Mercury (Hobart)

Delta puts brakes on recovery

Vaccinatio­ns key to bounce


THE Australian sharemarke­t recovered from an early tumble on Tuesday after Reserve Bank Governor Philip Lowe delivered a relatively upbeat assessment of the Australian economy.

The benchmark ASX 200 dropped at the open but turned a corner after Dr Lowe’s lunchtime address to register a third straight gain, adding 12.1 points or 0.2 per cent to close at 7437.3 points.

Dr Lowe, in his annual address to the Anika Foundation, said the economy will “contract significan­tly” over the three months to September, and “it would not be surprising to see (unemployme­nt) in the high fives for a short period of time”, versus the most recent reading of 4.6 per cent in July.

More positively, Dr Lowe said vaccinatio­ns provide “a clear path out of the current difficulti­es” and that the nation “will return to a stronger economy next year”. Dr Lowe in his speech was unusually blunt in hosing down market expectatio­ns that rates would rise to 0.25 per cent by the end of 2022, and to above 1 per cent by the end of 2024.

“These expectatio­ns are difficult to reconcile with the picture I just outlined and I find it difficult to understand why rate rises are being priced in next year or early 2023,” Dr Lowe said.

“While policy rates might be increased in other countries over this time frame, our wage and inflation experience is quite different.”

Openmarket­s Group chief executive Ivan Tchurilov said Dr Lowe had effectivel­y issued a “direct challenge” to those banks and economists touting an interest rate rise as early as November next year.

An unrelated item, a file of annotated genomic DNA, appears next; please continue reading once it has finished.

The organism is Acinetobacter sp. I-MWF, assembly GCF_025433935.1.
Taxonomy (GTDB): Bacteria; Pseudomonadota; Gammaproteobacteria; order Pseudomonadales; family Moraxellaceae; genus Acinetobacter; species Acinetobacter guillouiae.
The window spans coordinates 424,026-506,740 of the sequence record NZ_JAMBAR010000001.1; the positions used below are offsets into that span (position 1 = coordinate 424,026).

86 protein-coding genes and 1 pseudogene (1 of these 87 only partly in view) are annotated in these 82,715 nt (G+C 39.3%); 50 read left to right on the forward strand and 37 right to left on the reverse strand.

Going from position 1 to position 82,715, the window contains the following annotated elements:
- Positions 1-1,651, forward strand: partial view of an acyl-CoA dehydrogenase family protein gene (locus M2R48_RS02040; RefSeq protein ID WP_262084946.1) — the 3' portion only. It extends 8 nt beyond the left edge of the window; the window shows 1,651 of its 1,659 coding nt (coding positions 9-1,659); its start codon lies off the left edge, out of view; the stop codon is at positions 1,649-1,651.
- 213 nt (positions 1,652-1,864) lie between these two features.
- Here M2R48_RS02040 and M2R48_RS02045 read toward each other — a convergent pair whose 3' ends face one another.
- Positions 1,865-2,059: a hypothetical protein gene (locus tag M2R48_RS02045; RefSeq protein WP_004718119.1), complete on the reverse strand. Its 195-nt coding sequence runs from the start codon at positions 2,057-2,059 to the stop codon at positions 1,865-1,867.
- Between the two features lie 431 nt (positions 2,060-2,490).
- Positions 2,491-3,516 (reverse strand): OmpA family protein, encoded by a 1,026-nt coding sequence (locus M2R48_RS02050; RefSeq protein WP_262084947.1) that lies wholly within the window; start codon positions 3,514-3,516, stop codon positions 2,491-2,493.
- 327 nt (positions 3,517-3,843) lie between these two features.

Dr Lowe said the exact magnitude of the economic contractio­n in the September quarter was likely to be at least 2 per cent and “possibly significan­tly larger”.

“This is a major setback, but it is likely to be only temporary,” he said. “We expect the economy to be growing again in the December quarter, with the recovery continuing into 2022.

“Delta is delaying progress, but it is not expected to derail our resilient economy,” Dr Lowe said.

While larger firms are managing the Delta disruption­s relatively well, the central bank boss underlined how “many small and mediumsize­d businesses are facing very difficult conditions”.

“Many are in ‘wait, survive and see’ mode, having experience­d a large drop in revenue,” he said. “Government assistance is helping, but the longer they have to wait before reopening, the more difficult things will become and the greater the potential damage to this important part of the economy. For some businesses, there is a limit to how long they can wait.”

Dr Lowe conceded that the reality of having to live with some level of Covid could make for a slower recovery as restrictio­ns eased.

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